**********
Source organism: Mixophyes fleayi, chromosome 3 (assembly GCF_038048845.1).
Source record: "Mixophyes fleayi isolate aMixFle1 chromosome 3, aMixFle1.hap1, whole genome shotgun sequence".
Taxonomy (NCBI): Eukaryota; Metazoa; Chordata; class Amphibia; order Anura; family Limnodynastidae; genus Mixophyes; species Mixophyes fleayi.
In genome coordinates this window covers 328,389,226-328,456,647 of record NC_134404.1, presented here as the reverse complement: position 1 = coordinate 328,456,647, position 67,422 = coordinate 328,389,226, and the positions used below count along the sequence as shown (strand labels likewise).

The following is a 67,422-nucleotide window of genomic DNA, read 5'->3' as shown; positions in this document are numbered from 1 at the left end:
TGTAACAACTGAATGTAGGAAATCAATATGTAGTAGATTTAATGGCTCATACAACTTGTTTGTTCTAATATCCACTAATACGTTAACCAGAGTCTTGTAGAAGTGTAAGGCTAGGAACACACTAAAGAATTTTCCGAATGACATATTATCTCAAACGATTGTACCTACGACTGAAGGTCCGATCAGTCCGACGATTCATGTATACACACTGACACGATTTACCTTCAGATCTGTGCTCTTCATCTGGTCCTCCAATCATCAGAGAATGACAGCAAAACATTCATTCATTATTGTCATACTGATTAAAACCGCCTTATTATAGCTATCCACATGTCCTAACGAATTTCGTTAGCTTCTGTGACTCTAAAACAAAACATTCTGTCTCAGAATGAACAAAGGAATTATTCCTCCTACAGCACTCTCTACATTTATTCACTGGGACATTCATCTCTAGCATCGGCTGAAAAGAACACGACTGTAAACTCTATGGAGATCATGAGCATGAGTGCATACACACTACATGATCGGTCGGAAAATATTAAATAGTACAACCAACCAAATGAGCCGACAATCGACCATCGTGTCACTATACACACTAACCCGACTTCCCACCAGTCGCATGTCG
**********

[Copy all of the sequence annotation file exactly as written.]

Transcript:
Source organism: Mixophyes fleayi, chromosome 3 (assembly GCF_038048845.1).
Source record: "Mixophyes fleayi isolate aMixFle1 chromosome 3, aMixFle1.hap1, whole genome shotgun sequence".
Taxonomy (NCBI): Eukaryota; Metazoa; Chordata; class Amphibia; order Anura; family Limnodynastidae; genus Mixophyes; species Mixophyes fleayi.
In genome coordinates this window covers 328,389,226-328,456,647 of record NC_134404.1, presented here as the reverse complement: position 1 = coordinate 328,456,647, position 67,422 = coordinate 328,389,226, and the positions used below count along the sequence as shown (strand labels likewise).

The following is a 67,422-nucleotide window of genomic DNA, read 5'->3' as shown; positions in this document are numbered from 1 at the left end:
TGTAACAACTGAATGTAGGAAATCAATATGTAGTAGATTTAATGGCTCATACAACTTGTTTGTTCTAATATCCACTAATACGTTAACCAGAGTCTTGTAGAAGTGTAAGGCTAGGAACACACTAAAGAATTTTCCGAATGACATATTATCTCAAACGATTGTACCTACGACTGAAGGTCCGATCAGTCCGACGATTCATGTATACACACTGACACGATTTACCTTCAGATCTGTGCTCTTCATCTGGTCCTCCAATCATCAGAGAATGACAGCAAAACATTCATTCATTATTGTCATACTGATTAAAACCGCCTTATTATAGCTATCCACATGTCCTAACGAATTTCGTTAGCTTCTGTGACTCTAAAACAAAACATTCTGTCTCAGAATGAACAAAGGAATTATTCCTCCTACAGCACTCTCTACATTTATTCACTGGGACATTCATCTCTAGCATCGGCTGAAAAGAACACGACTGTAAACTCTATGGAGATCATGAGCATGAGTGCATACACACTACATGATCGGTCGGAAAATATTAAATAGTACAACCAACCAAATGAGCCGACAATCGACCATCGTGTCACTATACACACTAACCCGACTTCCCACCAGTCGCATGTCG